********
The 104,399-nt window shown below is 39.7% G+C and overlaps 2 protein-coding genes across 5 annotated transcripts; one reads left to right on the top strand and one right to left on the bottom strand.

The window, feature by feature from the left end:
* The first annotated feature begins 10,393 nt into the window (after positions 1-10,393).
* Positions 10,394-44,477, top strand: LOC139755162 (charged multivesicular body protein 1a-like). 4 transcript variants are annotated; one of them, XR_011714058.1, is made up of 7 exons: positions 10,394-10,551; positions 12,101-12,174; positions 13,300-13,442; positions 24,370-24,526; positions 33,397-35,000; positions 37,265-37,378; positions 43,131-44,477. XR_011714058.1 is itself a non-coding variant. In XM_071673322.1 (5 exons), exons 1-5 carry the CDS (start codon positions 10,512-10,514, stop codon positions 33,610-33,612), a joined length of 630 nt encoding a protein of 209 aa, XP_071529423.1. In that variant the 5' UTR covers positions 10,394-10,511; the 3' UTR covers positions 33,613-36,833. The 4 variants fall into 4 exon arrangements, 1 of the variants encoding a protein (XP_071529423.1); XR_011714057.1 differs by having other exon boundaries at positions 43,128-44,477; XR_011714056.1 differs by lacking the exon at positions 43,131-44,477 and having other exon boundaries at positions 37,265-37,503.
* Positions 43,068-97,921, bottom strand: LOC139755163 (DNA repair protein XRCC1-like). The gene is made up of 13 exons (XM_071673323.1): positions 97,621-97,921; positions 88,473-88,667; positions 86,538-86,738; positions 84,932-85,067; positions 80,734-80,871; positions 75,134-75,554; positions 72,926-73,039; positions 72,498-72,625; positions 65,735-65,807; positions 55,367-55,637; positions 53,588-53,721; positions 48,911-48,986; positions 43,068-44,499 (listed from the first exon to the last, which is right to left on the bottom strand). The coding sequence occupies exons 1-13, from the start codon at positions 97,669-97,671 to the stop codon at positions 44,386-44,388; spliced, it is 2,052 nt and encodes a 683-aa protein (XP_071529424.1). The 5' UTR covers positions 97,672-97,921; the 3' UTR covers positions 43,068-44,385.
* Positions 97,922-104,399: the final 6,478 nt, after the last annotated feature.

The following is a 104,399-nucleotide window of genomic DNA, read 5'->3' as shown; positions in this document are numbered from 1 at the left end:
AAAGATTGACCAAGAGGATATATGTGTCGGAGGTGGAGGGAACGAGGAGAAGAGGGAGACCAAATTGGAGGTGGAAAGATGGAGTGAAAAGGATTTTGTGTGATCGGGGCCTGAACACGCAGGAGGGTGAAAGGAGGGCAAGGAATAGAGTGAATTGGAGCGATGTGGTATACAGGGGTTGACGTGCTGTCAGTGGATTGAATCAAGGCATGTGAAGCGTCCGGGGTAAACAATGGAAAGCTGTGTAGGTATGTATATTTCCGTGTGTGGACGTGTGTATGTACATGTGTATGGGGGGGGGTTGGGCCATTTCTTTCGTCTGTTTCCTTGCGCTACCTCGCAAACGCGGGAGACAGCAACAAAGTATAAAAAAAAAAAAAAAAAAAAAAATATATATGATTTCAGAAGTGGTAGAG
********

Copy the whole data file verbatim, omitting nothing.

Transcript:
The 104,399-nt window shown below is 39.7% G+C and overlaps 2 protein-coding genes across 5 annotated transcripts; one reads left to right on the top strand and one right to left on the bottom strand.

The window, feature by feature from the left end:
* The first annotated feature begins 10,393 nt into the window (after positions 1-10,393).
* Positions 10,394-44,477, top strand: LOC139755162 (charged multivesicular body protein 1a-like). 4 transcript variants are annotated; one of them, XR_011714058.1, is made up of 7 exons: positions 10,394-10,551; positions 12,101-12,174; positions 13,300-13,442; positions 24,370-24,526; positions 33,397-35,000; positions 37,265-37,378; positions 43,131-44,477. XR_011714058.1 is itself a non-coding variant. In XM_071673322.1 (5 exons), exons 1-5 carry the CDS (start codon positions 10,512-10,514, stop codon positions 33,610-33,612), a joined length of 630 nt encoding a protein of 209 aa, XP_071529423.1. In that variant the 5' UTR covers positions 10,394-10,511; the 3' UTR covers positions 33,613-36,833. The 4 variants fall into 4 exon arrangements, 1 of the variants encoding a protein (XP_071529423.1); XR_011714057.1 differs by having other exon boundaries at positions 43,128-44,477; XR_011714056.1 differs by lacking the exon at positions 43,131-44,477 and having other exon boundaries at positions 37,265-37,503.
* Positions 43,068-97,921, bottom strand: LOC139755163 (DNA repair protein XRCC1-like). The gene is made up of 13 exons (XM_071673323.1): positions 97,621-97,921; positions 88,473-88,667; positions 86,538-86,738; positions 84,932-85,067; positions 80,734-80,871; positions 75,134-75,554; positions 72,926-73,039; positions 72,498-72,625; positions 65,735-65,807; positions 55,367-55,637; positions 53,588-53,721; positions 48,911-48,986; positions 43,068-44,499 (listed from the first exon to the last, which is right to left on the bottom strand). The coding sequence occupies exons 1-13, from the start codon at positions 97,669-97,671 to the stop codon at positions 44,386-44,388; spliced, it is 2,052 nt and encodes a 683-aa protein (XP_071529424.1). The 5' UTR covers positions 97,672-97,921; the 3' UTR covers positions 43,068-44,385.
* Positions 97,922-104,399: the final 6,478 nt, after the last annotated feature.

The following is a 104,399-nucleotide window of genomic DNA, read 5'->3' as shown; positions in this document are numbered from 1 at the left end:
AAAGATTGACCAAGAGGATATATGTGTCGGAGGTGGAGGGAACGAGGAGAAGAGGGAGACCAAATTGGAGGTGGAAAGATGGAGTGAAAAGGATTTTGTGTGATCGGGGCCTGAACACGCAGGAGGGTGAAAGGAGGGCAAGGAATAGAGTGAATTGGAGCGATGTGGTATACAGGGGTTGACGTGCTGTCAGTGGATTGAATCAAGGCATGTGAAGCGTCCGGGGTAAACAATGGAAAGCTGTGTAGGTATGTATATTTCCGTGTGTGGACGTGTGTATGTACATGTGTATGGGGGGGGGTTGGGCCATTTCTTTCGTCTGTTTCCTTGCGCTACCTCGCAAACGCGGGAGACAGCAACAAAGTATAAAAAAAAAAAAAAAAAAAAAAATATATATGATTTCAGAAGTGGTAGAG